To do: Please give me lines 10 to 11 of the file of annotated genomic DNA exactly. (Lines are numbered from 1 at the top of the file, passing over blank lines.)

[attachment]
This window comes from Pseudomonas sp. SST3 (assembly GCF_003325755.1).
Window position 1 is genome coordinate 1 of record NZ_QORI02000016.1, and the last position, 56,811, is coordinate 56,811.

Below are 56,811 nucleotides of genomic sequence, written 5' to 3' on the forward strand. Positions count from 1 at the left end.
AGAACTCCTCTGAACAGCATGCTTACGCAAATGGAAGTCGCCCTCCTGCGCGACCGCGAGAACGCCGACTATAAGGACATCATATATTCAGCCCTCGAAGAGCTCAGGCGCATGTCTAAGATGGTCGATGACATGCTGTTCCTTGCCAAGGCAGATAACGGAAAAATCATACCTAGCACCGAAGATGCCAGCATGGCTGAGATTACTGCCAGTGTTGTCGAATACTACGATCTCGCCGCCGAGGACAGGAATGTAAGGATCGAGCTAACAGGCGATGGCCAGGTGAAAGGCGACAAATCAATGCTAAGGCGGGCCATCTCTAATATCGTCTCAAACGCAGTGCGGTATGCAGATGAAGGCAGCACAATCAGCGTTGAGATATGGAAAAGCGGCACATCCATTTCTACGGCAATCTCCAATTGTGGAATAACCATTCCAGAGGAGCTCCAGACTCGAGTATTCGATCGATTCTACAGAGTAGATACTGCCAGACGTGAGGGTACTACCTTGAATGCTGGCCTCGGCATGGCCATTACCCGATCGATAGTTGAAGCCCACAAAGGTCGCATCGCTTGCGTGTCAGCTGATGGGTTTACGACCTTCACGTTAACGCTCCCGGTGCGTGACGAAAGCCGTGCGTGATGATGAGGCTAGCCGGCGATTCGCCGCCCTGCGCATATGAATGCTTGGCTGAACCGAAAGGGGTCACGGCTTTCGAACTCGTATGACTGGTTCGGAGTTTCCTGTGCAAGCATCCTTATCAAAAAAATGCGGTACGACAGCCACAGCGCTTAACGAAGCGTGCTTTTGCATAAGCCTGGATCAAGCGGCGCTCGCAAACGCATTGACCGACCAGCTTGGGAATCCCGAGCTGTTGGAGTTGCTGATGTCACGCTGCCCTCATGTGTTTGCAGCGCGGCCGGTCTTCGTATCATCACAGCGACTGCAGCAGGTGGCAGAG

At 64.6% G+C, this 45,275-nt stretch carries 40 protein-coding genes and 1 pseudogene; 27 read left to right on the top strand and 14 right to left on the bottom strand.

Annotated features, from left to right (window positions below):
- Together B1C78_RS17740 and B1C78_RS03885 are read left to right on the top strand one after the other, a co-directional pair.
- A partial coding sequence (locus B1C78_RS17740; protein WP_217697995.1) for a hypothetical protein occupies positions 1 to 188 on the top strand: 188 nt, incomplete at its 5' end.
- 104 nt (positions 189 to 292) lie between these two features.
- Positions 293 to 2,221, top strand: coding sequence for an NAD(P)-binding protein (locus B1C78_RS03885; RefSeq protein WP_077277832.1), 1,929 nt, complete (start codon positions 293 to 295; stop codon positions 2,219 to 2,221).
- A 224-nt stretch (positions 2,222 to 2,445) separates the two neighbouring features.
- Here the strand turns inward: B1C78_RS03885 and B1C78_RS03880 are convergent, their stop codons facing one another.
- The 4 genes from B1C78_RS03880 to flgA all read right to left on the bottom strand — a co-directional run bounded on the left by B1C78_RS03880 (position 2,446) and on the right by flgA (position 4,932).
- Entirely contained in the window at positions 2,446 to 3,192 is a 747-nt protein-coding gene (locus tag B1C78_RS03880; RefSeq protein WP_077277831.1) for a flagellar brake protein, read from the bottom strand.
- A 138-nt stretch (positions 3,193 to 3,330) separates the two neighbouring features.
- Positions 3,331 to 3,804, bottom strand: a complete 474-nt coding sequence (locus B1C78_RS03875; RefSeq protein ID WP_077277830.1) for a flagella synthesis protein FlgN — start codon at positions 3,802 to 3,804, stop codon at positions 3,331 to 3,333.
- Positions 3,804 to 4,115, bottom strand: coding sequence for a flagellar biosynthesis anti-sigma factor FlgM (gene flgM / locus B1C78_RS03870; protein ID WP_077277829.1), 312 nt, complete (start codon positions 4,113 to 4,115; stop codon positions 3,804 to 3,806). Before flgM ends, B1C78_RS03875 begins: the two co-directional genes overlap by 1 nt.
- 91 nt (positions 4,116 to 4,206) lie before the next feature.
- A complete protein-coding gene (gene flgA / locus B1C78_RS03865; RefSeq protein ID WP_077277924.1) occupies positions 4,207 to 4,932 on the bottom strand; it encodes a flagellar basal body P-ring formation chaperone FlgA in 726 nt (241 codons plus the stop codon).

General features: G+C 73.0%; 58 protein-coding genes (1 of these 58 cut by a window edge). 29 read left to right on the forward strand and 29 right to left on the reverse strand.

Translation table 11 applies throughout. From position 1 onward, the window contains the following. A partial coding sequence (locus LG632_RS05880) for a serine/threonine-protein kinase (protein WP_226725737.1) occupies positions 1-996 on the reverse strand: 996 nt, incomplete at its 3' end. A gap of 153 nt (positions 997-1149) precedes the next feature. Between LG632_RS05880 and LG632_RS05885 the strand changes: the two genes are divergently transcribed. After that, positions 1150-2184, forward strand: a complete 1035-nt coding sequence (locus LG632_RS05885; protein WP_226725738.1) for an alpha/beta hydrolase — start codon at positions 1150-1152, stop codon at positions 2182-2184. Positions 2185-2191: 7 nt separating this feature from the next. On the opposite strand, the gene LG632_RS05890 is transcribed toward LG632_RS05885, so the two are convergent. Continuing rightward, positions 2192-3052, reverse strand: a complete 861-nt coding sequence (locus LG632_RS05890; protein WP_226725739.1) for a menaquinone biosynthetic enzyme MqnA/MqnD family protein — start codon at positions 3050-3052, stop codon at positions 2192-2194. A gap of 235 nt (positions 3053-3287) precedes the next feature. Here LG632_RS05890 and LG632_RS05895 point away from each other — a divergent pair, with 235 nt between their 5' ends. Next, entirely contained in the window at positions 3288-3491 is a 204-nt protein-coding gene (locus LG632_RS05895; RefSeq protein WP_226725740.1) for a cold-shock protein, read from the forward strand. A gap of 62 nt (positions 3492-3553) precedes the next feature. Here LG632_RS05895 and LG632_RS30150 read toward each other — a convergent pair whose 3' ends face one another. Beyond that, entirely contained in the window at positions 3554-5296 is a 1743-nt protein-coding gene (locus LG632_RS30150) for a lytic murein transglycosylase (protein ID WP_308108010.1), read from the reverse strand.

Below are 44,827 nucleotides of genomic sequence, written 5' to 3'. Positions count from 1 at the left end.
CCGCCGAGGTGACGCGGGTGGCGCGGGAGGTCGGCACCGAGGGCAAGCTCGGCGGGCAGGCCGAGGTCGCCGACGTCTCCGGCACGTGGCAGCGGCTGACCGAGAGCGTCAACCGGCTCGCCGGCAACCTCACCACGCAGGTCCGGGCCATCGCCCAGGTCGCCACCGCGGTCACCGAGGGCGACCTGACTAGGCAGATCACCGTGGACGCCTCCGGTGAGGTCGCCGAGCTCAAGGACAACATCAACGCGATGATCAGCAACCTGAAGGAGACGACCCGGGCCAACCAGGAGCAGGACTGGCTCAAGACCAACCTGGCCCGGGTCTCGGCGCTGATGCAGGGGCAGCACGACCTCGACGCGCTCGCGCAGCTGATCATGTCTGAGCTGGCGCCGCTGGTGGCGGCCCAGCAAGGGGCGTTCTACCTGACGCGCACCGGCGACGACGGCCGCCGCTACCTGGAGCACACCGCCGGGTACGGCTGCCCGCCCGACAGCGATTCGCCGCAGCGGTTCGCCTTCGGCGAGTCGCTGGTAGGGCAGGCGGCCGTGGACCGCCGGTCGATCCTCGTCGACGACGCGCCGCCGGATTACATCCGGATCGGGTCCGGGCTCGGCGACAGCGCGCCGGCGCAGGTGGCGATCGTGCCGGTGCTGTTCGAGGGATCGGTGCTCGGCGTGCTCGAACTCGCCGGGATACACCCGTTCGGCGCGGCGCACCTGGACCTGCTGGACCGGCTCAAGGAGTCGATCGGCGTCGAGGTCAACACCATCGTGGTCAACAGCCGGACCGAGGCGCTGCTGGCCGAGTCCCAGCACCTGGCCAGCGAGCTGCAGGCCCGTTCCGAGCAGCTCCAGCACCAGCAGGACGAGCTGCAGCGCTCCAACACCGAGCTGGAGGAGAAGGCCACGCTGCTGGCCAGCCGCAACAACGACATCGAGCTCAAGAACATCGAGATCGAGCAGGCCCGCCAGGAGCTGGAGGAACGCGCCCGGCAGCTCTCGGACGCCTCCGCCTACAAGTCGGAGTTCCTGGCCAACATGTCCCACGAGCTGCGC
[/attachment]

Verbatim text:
- Positions 293 to 2,221, top strand: coding sequence for an NAD(P)-binding protein (locus B1C78_RS03885; RefSeq protein WP_077277832.1), 1,929 nt, complete (start codon positions 293 to 295; stop codon positions 2,219 to 2,221).
- A 224-nt stretch (positions 2,222 to 2,445) separates the two neighbouring features.